What is Britain? This question doesn't seem to have been asked much in the many arguments around the Daily Mail's vicious attack on Ed Miliband's father. Ralph Miliband, the Mail maintains, "hated Britain".
I blogged earlier this week about statements from the socially conservative lobby group Christian Concern ahead of the local elections. They encouraged people to vote for candidates opposed to same-sex marriage.
At the end of a recent speech to the Centre for Social Justice, John Cruddas MP made a rightful appeal for extended local democracy, says political theologian Graeme Smith. But he got there by caricaturing John Stuart Mill, mystifying Aristotle and elevating a confused communitarianism over the proper role of a democratic state in embedding social justice. This warmed-over Blue Labourism needs some serious questioning in terms of its historical understanding and political roots, he suggests.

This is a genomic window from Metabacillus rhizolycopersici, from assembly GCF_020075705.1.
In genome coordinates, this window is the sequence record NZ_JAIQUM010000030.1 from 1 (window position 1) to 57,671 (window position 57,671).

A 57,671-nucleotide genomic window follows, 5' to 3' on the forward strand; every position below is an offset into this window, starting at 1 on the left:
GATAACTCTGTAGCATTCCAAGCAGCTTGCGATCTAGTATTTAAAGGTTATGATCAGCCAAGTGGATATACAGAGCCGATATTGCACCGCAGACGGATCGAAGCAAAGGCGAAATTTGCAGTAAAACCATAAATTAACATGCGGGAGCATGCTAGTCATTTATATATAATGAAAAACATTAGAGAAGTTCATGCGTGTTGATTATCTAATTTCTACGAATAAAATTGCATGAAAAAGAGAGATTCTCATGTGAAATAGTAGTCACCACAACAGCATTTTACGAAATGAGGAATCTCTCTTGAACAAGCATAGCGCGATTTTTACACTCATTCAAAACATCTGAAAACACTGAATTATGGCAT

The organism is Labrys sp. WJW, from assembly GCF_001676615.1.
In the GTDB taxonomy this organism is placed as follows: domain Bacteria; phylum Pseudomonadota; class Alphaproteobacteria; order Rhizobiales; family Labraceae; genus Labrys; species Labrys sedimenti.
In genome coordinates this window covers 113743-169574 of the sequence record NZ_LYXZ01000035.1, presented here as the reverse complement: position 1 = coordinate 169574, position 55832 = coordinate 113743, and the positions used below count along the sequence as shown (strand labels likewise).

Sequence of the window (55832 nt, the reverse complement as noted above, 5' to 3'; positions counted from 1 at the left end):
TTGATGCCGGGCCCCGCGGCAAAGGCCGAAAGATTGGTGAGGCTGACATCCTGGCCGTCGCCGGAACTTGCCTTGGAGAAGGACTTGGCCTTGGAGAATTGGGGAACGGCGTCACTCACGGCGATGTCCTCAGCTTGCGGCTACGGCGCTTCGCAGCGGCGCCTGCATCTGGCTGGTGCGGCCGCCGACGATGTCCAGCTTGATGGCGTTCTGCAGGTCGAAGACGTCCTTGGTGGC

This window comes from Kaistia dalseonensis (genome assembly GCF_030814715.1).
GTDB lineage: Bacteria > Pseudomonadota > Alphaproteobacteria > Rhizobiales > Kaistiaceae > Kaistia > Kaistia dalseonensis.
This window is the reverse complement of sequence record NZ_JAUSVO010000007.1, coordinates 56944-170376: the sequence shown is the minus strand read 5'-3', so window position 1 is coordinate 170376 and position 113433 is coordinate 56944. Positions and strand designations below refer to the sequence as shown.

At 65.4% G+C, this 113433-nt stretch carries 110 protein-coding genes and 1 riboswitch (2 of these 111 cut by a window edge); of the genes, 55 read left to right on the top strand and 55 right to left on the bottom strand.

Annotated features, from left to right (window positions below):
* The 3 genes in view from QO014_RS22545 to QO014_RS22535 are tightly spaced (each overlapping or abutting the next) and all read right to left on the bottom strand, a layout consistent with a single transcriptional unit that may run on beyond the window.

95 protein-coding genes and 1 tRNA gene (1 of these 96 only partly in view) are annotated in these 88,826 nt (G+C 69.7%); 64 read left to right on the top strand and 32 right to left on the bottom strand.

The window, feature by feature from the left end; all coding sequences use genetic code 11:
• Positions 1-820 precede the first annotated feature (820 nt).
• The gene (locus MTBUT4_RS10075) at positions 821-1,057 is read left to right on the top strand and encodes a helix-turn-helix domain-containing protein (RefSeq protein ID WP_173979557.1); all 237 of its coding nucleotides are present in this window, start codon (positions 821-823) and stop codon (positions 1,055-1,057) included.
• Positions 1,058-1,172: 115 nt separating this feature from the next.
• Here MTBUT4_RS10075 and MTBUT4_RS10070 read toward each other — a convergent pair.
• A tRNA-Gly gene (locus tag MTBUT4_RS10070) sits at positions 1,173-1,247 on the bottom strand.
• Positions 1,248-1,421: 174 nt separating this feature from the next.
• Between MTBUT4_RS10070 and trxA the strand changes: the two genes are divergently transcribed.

Good science-based predictions are powerful, says Graeme Smith, Reader in Public Theology at the University of Chichester. But given that politics is a human activity, he disagrees with Rorty that those in the humanities cannot do it as well. Turning humanities-based soothsayer for a moment, Dr Smith sets out the reasons why he thinks that the Labour Party will (just) form the next government at Westminster, concluding: "you read it here first."